I'm writing a paper for my high school U.S. History class, and I want to refer to certain Supreme Court cases by just one name after my first naming of the case (for example, I want to refer to Rucho v. Common Cause as Rucho or as Common Cause), but I'm not certain about whether the proper name to use is that of the appellant or that of the appellee, or even whether such a standard exists. I've seen it done before in news sources covering Supreme Court cases, so I know it can be done, but I have seen both used at times. I've tried to search for a solution to my problem online, but have found only references on how to cite decisions in full, at the end of a paper. Any help would be appreciated. Thank you.

  • This is addressed by the Bluebook, which is a standard manual of legal writing, in Section 10.2. You need a subscription to read it (maybe your librarian can help?) but there's a summary here. Commented Apr 21, 2020 at 19:15
  • I looked on the site you provided. I concluded that the information on which party to name should be contained in Rule 10.9, but the page itself contained no Rule 10.9. Am I missing something? Commented Apr 21, 2020 at 19:31
  • Well, I was referring to Rule 10.2 on abbreviating. But I agree that the page I linked does not explain all the details. It is only a partial summary of the complete rules in the Bluebook, which I unfortunately don't have. Commented Apr 21, 2020 at 19:35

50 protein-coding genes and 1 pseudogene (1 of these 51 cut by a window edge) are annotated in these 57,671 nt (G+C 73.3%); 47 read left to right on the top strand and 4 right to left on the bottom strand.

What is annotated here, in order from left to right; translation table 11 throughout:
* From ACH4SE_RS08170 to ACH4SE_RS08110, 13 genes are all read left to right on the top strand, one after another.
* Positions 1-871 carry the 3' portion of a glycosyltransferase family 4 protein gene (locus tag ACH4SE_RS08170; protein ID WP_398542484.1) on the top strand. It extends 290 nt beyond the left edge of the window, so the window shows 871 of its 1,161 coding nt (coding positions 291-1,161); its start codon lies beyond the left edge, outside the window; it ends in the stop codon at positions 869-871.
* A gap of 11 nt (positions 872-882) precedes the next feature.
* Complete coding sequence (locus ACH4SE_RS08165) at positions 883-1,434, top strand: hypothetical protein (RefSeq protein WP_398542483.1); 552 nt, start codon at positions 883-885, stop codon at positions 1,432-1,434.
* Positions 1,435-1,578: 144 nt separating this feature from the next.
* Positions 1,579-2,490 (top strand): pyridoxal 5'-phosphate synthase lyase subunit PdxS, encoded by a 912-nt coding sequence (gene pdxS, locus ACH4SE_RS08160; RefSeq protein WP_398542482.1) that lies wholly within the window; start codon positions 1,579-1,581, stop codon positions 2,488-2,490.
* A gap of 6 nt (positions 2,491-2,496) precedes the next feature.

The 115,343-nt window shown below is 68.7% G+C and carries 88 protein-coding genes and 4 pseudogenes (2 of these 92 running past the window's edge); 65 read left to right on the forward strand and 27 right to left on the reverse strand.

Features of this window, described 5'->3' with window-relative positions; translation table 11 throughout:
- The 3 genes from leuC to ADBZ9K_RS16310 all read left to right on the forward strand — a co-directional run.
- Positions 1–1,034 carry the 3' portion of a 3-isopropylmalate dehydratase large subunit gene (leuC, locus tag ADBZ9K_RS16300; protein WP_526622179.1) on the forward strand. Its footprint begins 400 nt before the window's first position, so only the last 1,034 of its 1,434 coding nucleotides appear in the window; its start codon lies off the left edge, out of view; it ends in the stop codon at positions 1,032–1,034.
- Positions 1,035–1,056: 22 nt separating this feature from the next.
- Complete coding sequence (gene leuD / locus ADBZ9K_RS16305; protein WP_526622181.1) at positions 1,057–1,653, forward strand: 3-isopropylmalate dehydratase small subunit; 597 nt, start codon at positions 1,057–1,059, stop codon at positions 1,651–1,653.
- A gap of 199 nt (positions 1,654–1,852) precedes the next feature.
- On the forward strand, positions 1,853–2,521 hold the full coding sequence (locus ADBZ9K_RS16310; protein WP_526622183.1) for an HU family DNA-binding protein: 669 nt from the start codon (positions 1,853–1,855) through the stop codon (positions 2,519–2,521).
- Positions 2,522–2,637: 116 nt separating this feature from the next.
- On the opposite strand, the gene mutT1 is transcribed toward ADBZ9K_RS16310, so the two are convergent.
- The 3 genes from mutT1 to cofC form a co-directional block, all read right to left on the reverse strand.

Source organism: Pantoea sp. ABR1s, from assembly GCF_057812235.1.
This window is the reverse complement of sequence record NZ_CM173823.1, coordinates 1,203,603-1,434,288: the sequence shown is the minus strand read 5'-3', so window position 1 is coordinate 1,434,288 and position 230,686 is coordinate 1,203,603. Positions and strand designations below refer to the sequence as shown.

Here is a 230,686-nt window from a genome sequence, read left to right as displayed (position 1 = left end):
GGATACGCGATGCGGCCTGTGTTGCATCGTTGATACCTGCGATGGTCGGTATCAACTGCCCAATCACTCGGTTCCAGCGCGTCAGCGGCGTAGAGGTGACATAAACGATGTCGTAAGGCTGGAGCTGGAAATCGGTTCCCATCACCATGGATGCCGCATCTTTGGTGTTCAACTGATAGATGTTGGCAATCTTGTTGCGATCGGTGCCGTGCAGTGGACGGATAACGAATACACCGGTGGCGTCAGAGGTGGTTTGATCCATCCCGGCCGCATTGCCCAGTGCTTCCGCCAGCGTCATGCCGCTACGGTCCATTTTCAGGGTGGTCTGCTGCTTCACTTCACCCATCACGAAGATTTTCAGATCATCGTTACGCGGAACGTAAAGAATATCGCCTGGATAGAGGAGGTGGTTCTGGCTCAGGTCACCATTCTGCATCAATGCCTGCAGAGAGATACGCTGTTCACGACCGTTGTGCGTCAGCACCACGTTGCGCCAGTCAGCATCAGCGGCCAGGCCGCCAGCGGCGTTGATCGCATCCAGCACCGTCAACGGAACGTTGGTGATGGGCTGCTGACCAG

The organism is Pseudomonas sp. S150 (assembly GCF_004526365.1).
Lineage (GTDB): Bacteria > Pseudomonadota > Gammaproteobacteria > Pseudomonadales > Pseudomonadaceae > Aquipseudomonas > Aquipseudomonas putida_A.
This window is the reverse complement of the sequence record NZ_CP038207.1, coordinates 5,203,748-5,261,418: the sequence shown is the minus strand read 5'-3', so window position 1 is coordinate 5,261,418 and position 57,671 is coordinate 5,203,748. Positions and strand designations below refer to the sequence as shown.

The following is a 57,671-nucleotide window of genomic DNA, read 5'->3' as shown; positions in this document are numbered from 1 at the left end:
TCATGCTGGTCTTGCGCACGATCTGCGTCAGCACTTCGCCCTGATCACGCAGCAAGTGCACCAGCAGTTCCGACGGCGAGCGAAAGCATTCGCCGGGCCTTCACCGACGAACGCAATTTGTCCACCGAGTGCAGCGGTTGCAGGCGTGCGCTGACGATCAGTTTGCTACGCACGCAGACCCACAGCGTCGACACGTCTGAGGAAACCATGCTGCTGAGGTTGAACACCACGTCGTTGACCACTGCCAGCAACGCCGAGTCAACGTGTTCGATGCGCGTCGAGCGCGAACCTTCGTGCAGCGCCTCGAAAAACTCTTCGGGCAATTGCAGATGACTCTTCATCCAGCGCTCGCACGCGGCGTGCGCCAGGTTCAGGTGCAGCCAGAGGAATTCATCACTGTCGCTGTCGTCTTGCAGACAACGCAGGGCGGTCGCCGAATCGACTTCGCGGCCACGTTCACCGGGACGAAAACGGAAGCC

• Well, thank you for a detailed summary of some of the rules. It's just unfortunate that that page doesn't answer my specific question. Commented Apr 21, 2020 at 19:37

1 Answer 1


How to refer to Supreme Court cases by just one name

In general, subsequent references to a decision can be the first name in the caption of that case.

As an example, you will notice that in the decision Rucho v. Common Cause, 139 S.Ct. 2484 (2019) the court makes an initial reference to Gill v. Whitford (at 2492), and thereafter most of the references to that decision are simply Gill (see, for instance, at 2498, 2501, 2507).

Nate Elredge makes a good point in that there are exceptions. Where the general rule may result ambiguous, another main party in the caption would be mentioned. Using Nate's example of United States v. Nixon, the court's subsequent references to that case in Calley v. Callaway, 382 F.Supp. 650 (1974) is Nixon.

There might be other, harder to find, instances where ambiguity persists. For instance, several unrelated decisions issued by the same court might involve the exact same parties. In those scenarios only the suffix (that is, the numbers following the caption) would distinguish among decisions.

  • 1
    There must surely be some exceptions to that rule. For instance, it would be very confusing to refer to United States v. Nixon as United States. Commented Apr 21, 2020 at 19:19
  • 1
    @NateEldredge Thanks for pointing that out. I supplemented accordingly. I would not be surprised if there are yet additional exceptions, but I think you mentioned the most frequent one. Commented Apr 21, 2020 at 19:41
  • 2
    "For instance, several unrelated decisions issued by the same court might involve the exact same parties." It would be customary in those situations to say after the first instance "(hereinafter "Nixon I")" for example, and refer to them with the name that would otherwise be used and a capitalized Roman numeral indicating temporal sequential order when they are truly the same parties. If there are unrelated different parties with the same surname, who both have cases being referred to, that option isn't available and a different short form citation must be used.
    – ohwilleke
    Commented Apr 21, 2020 at 23:49

You must log in to answer this question.

Not the answer you're looking for? Browse other questions tagged .